There are so many factors involved in presenting a successful jazz festival that it’s genuinely impressive when everything comes together. To see to it that planning goes smoothly in an out-of-the-way locale like Telluride is even more daunting, but that doesn’t stop the community of music lovers behind the annual Telluride Jazz Festival, which is scheduled to run Aug. 13-15.
Festival director Steve Gumble has seen to it that this year’s events will be as fulfilling as in past years, even if the organizers had to skip 2020 due to COVID-19.
“Like the rest of the music industry, it was beyond challenging,” he said about last year’s canceled gathering. “We held on for as long as we possibly could — by a string — but our hopeful, wishful thinking didn’t overcome the power of the pandemic. The PPP (Paycheck Protection Program) kept our employees on board.”
Gumble and his team “converted our (2020) lineups to 2021 as much as we could. We were diligent and hopeful that we could produce something that in 2021 would be somewhat normal. It worked out for us; we were lucky.”
Preservation Hall Jazz Band.
This year’s Telluride lineup is friendly to a more mainstream audience. Some of the performing artists (Galactic, The Budos Band) will be just as familiar to funk and soul followers as to jazz fans. There are some names on the bill with considerable jazz credibility as well (pianist Robert Glasper, drummer Allison Miller, the eternal Preservation Hall Jazz Band). Gumble has found a successful balance between art and commerce that he feels will draw people to the event. And ticket sales have been “super strong” thus far, he said.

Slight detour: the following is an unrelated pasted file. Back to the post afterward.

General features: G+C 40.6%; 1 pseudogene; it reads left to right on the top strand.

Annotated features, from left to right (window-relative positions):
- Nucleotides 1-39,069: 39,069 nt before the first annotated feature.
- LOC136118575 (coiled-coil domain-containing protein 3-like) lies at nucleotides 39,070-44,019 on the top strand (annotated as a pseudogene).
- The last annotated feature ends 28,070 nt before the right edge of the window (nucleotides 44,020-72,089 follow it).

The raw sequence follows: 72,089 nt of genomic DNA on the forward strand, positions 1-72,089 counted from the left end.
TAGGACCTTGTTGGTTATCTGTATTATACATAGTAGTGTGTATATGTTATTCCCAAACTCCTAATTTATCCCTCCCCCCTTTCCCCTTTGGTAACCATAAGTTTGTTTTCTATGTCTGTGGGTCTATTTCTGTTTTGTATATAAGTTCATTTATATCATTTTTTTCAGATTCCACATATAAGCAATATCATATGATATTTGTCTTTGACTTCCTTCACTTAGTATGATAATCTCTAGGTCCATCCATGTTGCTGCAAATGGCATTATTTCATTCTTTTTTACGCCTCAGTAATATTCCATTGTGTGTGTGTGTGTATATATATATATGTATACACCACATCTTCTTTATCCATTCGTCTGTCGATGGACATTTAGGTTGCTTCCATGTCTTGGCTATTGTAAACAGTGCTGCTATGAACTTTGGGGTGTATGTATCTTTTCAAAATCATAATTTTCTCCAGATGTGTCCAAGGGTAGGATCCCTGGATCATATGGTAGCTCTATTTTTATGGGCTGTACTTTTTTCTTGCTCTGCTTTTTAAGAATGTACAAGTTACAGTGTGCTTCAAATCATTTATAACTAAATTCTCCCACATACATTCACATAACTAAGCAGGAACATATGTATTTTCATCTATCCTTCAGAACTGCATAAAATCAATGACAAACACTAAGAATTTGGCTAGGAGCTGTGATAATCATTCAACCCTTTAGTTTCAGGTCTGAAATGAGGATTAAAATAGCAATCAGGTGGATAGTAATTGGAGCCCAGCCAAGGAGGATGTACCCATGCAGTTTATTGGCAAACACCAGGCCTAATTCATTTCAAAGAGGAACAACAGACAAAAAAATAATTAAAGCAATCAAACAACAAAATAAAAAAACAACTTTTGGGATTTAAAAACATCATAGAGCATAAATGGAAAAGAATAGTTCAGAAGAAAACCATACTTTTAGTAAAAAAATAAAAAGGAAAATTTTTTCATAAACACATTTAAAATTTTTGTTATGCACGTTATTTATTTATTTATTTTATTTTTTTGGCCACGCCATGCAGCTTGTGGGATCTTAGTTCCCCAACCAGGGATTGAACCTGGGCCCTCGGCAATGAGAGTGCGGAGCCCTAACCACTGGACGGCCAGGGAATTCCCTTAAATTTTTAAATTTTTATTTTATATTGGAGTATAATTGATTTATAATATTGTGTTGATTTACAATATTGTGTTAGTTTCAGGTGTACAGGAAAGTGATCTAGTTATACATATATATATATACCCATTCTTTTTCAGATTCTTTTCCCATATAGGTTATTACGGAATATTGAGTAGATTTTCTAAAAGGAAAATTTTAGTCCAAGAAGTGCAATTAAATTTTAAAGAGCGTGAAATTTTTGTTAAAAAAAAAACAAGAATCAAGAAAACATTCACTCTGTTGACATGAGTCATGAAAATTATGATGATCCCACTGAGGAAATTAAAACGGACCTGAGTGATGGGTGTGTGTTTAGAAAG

“It’s not an easy place to get to,” Gumble said. “We need to bring in the Robert Glaspers of the world, people who dabble in hip hop. Thanks to artists like Glasper, he added, “Jazz is cool again. It’s fun to watch. We want to appeal to and appease the traditional audience but a new audience as well.”
The fact that these performances take place in the breathtaking mountain town is a selling point for the festival as well.
“Telluride is seventy percent Telluride and thirty percent music and the festival,” Gumble said. “The sheer beauty makes it one of the most scenic jazz festivals in the world.”
The Telluride Jazz Festival runs Aug. 13-15 at Telluride Town Park and various locales. Individual day passes begin at $65; a general three-day pass runs $190. The full lineup and ticket, camping and lodging information is available at telluridejazz.org.
And more jazz: Nelson Rangell plays — for free — as part of City Park Jazz on Aug. 1… Kurt Elling sings at the Soiled Dove Underground Aug. 4. … Vocalist Louisa Amend and her quintet pay tribute to “Sarah and Dinah” (I’m guessing that’s Vaughan and Washington) Wednesdays in August at Nocturne, beginning the 11th. … The Vail Jazz Party runs Sept. 2-6 with over 35 hours of music. Get details at vailjazz.org. … This summer, I’m repeatedly listening to bassist William Parker’s “Mayan Space Station” (AUM Fidelity) which features blazing guitar work from Ava Mendoza, as well as Matt Mitchell and Katie Gentile’s playfully bonkers and esoteric “Snark Horse” (Pi Recordings) and the revelatory, wonderfully intense “Understanding” (Reel To Real) from drummer Roy Brooks, recorded at a Baltimore club in 1970.
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